TFM Sunrise Update 06-23-2022


Corn futures traded lower overnight along with the rest of the grain and oilseed complex as more technical selling overtakes this year’s strong price trends.  July corn fell 15-1/2 cents to an overnight low of 7.52-1/2.  Dec dropped 23-3/4 cents to 6.70.  On Wednesday, Managed funds bought 3,000 corn, and they were net long an estimated 280,000 contracts heading into last night’s sell-off.  U.S. Midwest temps have or will moderate leaving few money managers willing to either continue to be long or become new buyers.  Weekly Export Sales, normally released on Thursday mornings will be out tomorrow, delayed one day due the markets being closed for holiday on Monday this week.  U.S. stocks are mixed.  The dollar is higher.  Crude is lower on new recession concerns.  Gold, silver, copper, coffee, sugar and cotton are lower.


Soybean futures were down overnight with July beans losing as much as 42-1/4 cents to 16.10-1/2.  Nov beans lost 44-3/4 cents to 14.31-3/4.  July meal was down 7.60 per ton to 4.23,80; And, July soy oil shed 1.61 to 69.05 before recovering some of those losses.  Strong seasonals suggest that grain and oilseed markets top late in June.  On Wednesday, Managed funds were net sellers of 13,000 soybeans and 8,000 soy oil, and buyers of 1,000 soymeal.  They are now estimated, as of last night, to be net long 143,000 soybeans, 55,000 soymeal and 54,000 soy oil.  China’s soymeal values are down 6% following the steepest drop in 10 years.  Soy oil continues to fall and is following steep losses in palm oil.

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Wheat futures remained in a volatile state overnight, resuming the near-term down trend.  Sept Chicago wheat made a new low for the move while losing 27 cents to 9.60-3/4, continuing its descent from 12.85 on hopes of increased exporter supplies and slow importer buying due to a drop in economies and ability to buy needed basic food for import.  Demand worries are compounded by a slow increase in U.S. export demand despite declining competitors’ supply.  Sept KC wheat plummeted 31-1/4 cents to 10.14-1/2.  Sept MPLS futures were dragged down 28-3/4 cents to an overnight and 2-1/2 month low of 10.78.  The spring wheat contract has now retreated below it’s 100-day Moving Average for the first time since early February.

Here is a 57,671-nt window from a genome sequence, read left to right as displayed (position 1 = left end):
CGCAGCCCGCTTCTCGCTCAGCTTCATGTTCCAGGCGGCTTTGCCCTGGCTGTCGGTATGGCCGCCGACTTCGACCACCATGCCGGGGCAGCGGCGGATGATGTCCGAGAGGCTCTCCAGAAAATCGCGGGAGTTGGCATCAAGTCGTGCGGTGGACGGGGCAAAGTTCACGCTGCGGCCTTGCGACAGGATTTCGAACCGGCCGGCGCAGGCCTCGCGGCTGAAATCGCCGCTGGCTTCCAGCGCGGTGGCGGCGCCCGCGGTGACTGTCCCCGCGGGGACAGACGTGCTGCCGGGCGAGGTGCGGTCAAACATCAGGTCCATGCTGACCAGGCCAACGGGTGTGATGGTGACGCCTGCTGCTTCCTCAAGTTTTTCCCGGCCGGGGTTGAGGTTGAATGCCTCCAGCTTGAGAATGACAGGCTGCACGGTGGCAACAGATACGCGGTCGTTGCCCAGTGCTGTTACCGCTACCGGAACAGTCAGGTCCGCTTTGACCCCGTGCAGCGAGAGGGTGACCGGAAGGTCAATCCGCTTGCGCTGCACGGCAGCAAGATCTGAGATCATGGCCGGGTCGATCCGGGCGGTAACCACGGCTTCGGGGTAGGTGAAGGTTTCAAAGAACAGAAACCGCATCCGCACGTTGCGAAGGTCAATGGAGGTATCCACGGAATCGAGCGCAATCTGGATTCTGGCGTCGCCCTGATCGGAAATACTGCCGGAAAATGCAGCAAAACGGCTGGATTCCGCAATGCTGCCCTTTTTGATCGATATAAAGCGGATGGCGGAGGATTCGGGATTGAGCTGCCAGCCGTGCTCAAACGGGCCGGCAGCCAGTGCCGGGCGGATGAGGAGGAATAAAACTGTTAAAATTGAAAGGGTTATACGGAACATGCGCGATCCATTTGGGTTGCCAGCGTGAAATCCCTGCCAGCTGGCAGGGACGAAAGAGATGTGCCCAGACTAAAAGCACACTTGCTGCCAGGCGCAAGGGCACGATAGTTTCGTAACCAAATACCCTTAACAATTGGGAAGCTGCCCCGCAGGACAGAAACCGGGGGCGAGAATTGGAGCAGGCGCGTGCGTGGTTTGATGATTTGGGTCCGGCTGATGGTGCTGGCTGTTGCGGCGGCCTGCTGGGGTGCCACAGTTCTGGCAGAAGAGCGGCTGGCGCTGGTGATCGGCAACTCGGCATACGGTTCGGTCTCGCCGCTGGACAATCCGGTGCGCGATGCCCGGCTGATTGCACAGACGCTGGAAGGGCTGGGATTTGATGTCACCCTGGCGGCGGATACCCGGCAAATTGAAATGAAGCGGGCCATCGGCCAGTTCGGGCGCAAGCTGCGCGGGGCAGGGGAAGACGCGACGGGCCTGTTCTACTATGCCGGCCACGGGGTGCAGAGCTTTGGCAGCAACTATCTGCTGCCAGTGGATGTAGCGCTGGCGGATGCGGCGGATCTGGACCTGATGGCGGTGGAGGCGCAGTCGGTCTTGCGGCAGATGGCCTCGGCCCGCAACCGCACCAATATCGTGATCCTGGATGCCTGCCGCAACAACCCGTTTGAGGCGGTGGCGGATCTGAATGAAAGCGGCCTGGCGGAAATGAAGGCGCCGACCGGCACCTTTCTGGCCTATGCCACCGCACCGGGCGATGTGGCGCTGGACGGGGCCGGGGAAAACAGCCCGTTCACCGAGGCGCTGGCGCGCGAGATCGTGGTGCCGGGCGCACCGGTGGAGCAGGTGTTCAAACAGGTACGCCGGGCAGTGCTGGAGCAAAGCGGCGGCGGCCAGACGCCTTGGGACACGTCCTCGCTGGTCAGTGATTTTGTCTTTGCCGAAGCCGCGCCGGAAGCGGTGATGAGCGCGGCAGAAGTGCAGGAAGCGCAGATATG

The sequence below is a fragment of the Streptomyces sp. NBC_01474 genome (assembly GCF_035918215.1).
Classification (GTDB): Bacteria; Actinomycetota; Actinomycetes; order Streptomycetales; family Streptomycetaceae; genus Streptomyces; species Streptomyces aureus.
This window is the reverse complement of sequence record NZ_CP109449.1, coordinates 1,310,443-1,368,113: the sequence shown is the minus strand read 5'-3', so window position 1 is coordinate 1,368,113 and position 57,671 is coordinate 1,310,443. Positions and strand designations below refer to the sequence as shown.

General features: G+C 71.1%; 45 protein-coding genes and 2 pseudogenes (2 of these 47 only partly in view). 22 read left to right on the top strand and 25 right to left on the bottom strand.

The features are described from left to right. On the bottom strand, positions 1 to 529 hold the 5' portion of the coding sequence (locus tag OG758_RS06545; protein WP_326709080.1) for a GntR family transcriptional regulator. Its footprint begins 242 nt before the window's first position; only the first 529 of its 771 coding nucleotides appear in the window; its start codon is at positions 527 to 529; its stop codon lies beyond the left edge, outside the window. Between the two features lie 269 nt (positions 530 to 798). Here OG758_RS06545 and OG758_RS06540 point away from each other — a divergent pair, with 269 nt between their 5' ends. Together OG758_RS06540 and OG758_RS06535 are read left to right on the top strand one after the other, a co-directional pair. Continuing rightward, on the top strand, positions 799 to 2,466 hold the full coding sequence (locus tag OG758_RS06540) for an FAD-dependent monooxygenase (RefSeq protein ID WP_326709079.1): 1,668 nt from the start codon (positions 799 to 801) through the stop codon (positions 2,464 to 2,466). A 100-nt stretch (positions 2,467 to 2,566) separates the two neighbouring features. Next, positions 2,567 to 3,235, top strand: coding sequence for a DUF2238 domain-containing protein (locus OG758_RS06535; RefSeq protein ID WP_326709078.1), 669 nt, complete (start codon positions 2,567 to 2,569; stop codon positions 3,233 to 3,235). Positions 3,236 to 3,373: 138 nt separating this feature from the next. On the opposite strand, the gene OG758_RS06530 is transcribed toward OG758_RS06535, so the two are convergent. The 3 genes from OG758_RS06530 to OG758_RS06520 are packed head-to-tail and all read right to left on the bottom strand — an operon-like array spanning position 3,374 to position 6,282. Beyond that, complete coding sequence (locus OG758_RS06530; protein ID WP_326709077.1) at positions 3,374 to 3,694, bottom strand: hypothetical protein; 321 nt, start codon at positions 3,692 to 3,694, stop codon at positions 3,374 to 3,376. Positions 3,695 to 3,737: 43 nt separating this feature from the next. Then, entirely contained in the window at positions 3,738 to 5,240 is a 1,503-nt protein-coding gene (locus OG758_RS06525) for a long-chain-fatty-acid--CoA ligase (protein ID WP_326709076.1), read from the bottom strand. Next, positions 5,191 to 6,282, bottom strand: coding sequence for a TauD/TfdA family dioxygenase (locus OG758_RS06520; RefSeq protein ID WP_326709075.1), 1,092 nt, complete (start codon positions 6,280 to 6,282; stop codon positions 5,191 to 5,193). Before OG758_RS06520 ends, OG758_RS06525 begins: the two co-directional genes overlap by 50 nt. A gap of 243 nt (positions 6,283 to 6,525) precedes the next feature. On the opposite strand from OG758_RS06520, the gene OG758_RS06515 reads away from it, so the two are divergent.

Cattle futures are called mixed to lower following pressured trade on Wednesday as a steady cash market and overall weakness in the commodity sector weighs on cattle prices.  Technical resistance holds the market in check, and the discount of the futures market to the cash market is a unique twist going into June expiration on the 30th.   A light trade developed in parts of the South at $138, roughly steady to $2 lower than last week’s weighted averages.  A few other bids were noted, but those were mostly steady with last week.  At midday, beef carcass cutout values were softer, and held those values into the close, with choice values losing .99 to 266.57 and Select was .71 lower to 245.99.  The load count was moderate at 157 loads.  The cash market in feeders has been supportive.  The Feeder Cash Index was firmer, gaining .18 to 165.21.  The cattle market maybe starting to look at the June Cattle on Feed Report to be released after the market close tomorrow.  Expectations for the report are total cattle on feed at 102%, placements at 100%, and marketed 103% of last year.  The market will be closely watching the placement numbers to gauge the cattle crop going into the end of the year and 2023.


Hog futures are called steady to lower.  The trend for the past two weeks has been higher and the trend of increasing cash strength and cutout values should continue to support the market overall.  However, a weak commodity market tone and failure of hog futures to push through overhead resistance triggered some profit-taking on Wednesday.  July hogs were unable to get above the 100-day moving average which has been acting as resistance, but have maintained their level above the 50-day.  The midday pork cutout values were firmer, gaining 2.08 but closed off those gains, adding 0.29 at Wednesday’s close to 111.15 on demand of 258 loads.  Direct cash hog trade was firmer at midday, gaining 2.52 to a average of 117.33, and the rolling 5-day average of 115.88.  The CME lean hog index was 1.29 higher to 110.45, reflecting the cash market tone.


Matt Strelow

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